Ocean currents: How the Gulf Stream affects Europe’s fishing waters

5th April 2016

Currents are undoubtedly at the heart of all life in the ocean and their importance in stabilising sea temperature, salinity and circulating nutrients and CO2 cannot be overstated. Changes in these currents can have a profound affect on the species, number and health of fish in the ocean so how would changes in the Gulf Stream impact on European fishing?

What are ocean currents and why are they important?

Whilst it is wind which drives the currents at the surface of the ocean, deep-sea currents flow many hundreds (or thousands) of metres below the surface. These circulatory, underwater rivers are one of the principle drivers for global climate and not only shape the face of the seas but also that of land. There are many currents in play across all of our oceans and each take their role in churning the waters to maintain a careful balance in salt levels, water temperature and phytoplankton. Collectively, they are known as the global conveyor belt because, fundamentally, that is the way they act.

The cycle starts in the North Atlantic where water is cooled by Arctic winds and the sea begins to freeze. The surface water that does not ice over has a high saline content (due to the fact that salt does not freeze) and as a result the dense (cold) water sinks to the bottom of the sea. Warmer surface water is then pulled on a current to replace the sink thus starting the chain of ocean circulation. The deep water currents cycle south between America and Europe where it eventually reaches the Antarctic and the, now warmer, water begns its second cold sink. Here in the Southern hemisphere the conveyor splits into two streams; one feeding into the Pacific Ocean and the other into the Indian Ocean. Both offshoots will cycle northwards to the equator where they will warm before eventually being pulled back to the North Atlantic to begin the cycle again. The process is a slow but steady one with deep currents moving at a pace of around 1-2cm per second vs tidal currents whose pace is more like 10-100cm per second. It is estimated that any body of one cubic meter of water will take approximately 1000 years to complete a full cycle on the global conveyor belt.

This process of churning the deep waters of our oceans is a vital one and is the primary driver behind, the global population, health and variety of, fish stocks. Without this constant cycling to provide nutrient rich cool waters, marine life would not thrive and the seas could not support the essential growth of seaweed and algae.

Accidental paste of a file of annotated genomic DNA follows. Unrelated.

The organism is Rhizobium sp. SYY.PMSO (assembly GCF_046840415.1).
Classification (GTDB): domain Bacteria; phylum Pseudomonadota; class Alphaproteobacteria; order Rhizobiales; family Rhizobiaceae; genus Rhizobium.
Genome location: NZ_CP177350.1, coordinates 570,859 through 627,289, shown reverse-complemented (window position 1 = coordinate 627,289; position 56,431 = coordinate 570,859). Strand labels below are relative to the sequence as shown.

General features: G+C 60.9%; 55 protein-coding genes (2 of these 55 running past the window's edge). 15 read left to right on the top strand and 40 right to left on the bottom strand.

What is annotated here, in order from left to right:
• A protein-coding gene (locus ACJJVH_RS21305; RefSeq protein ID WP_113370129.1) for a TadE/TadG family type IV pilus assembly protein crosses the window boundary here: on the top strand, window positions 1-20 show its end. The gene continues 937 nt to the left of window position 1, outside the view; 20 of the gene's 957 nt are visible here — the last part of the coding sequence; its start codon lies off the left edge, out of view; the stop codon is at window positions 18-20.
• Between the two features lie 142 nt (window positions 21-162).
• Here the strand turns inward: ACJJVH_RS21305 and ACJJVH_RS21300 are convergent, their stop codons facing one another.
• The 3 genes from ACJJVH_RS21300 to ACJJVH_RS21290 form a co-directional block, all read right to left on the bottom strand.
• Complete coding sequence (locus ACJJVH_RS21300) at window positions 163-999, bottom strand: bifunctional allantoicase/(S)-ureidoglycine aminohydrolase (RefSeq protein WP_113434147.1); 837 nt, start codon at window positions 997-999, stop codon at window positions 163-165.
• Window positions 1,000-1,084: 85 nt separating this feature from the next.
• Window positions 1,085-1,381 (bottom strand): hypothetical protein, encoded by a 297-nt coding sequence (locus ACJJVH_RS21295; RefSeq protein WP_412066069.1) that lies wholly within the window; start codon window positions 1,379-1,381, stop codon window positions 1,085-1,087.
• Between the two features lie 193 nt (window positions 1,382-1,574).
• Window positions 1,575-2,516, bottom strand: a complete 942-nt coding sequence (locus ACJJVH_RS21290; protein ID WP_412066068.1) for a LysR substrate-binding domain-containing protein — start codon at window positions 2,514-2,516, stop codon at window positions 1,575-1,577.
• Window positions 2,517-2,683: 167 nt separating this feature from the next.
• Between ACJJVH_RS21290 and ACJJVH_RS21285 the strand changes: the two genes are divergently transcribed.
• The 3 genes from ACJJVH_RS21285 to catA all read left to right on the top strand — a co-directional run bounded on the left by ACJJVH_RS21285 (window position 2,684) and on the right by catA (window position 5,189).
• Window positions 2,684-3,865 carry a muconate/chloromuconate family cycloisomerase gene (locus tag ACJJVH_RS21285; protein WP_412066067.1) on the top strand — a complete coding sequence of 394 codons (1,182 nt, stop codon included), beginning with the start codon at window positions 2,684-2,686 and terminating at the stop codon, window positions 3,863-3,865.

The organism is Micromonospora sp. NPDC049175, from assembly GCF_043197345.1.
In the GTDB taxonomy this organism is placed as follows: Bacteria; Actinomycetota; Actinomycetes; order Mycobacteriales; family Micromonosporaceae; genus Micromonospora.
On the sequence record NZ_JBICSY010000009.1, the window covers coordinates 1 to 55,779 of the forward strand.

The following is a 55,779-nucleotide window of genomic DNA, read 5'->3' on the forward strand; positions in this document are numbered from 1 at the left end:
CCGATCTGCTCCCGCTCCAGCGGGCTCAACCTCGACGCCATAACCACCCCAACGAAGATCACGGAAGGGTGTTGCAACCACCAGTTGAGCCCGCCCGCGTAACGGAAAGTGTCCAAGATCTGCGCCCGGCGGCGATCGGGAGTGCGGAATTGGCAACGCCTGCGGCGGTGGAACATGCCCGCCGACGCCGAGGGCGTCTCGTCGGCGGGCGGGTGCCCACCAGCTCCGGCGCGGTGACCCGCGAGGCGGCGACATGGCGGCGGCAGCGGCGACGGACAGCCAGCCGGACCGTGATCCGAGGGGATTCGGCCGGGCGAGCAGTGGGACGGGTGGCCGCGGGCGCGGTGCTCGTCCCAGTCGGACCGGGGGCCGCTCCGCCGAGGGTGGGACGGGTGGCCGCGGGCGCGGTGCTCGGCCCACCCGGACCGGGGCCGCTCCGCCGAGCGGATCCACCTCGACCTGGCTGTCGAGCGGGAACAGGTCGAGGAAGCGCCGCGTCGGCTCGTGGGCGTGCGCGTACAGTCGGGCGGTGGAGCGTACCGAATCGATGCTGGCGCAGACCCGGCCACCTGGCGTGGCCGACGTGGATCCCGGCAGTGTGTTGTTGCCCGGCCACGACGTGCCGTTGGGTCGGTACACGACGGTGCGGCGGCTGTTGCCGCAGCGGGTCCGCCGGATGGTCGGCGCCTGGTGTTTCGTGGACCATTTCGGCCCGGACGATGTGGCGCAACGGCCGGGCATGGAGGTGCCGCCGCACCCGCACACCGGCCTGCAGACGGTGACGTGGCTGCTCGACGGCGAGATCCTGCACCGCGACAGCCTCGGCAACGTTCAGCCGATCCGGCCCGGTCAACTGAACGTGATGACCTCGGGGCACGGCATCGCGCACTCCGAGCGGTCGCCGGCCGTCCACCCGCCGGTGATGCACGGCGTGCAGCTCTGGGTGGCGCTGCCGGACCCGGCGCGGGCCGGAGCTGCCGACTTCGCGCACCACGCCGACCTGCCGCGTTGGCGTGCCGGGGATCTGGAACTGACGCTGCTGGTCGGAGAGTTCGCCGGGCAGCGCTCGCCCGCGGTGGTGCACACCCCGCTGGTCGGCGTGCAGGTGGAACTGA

Why is the Gulf Stream important to Europe?

Many smaller currents are drawn under the influence of the phenomenon that is the global conveyor belt, including the Gulf Stream.

This current is mainly responsible for regulating the water temperature of the rich Atlantic fishing grounds. Whilst for the most part the Gulf Stream itself does not support much marine life of commercial interest (only Atlantic salmon, Bluefin tuna and flying fish) it does produce a unique effect when it reaches the waters of Northern Europe. When the warmer water meets the cooler waters it creates a turbulence which churns up nutrient salts in the ocean making these seas fertile ground for fishing.

Why is global warming important?

The term global warming has been in use since 1975 and has come to cover the undeniable changes that are occurring in the planet’s climate. Whether the changes are man-made or an inevitable part of the ever-changing landscape of the Earth’s weather patterns is irrelevant; what is true is that there are changes being tracked in the cycles of our ocean currents and our ability to respond to this change is important.

Essentially, the increase in global temperatures appears to be speeding up the melting of the polar icecaps; in turn this means there is less salinity in these two regions which could disrupt the sinking of the cooler and denser water and thus slow down (and possibly halt) the conveyor process.

Whilst many scientists are still arguing over the possible implications of such a change as well as the possible rate at which this could happen, it does seem inevitable that changes will be seen in this century which will require the world, along with its fishing communities, to adapt.

Impact on fishing & the future

Whether the increase in sea temperatures are man-made or an inexorable re-shaping of our planet’s climate is immaterial, what matters is that fish stocks are preserved and that fishermen remain adaptable to change.

Any shift in the global conveyor belt will have an impact on the species, distribution and numbers of fish available in Europe’s waters so equipping your fishing boat to accommodate such change is both forward-thinking and advantageous in commercial fishing.

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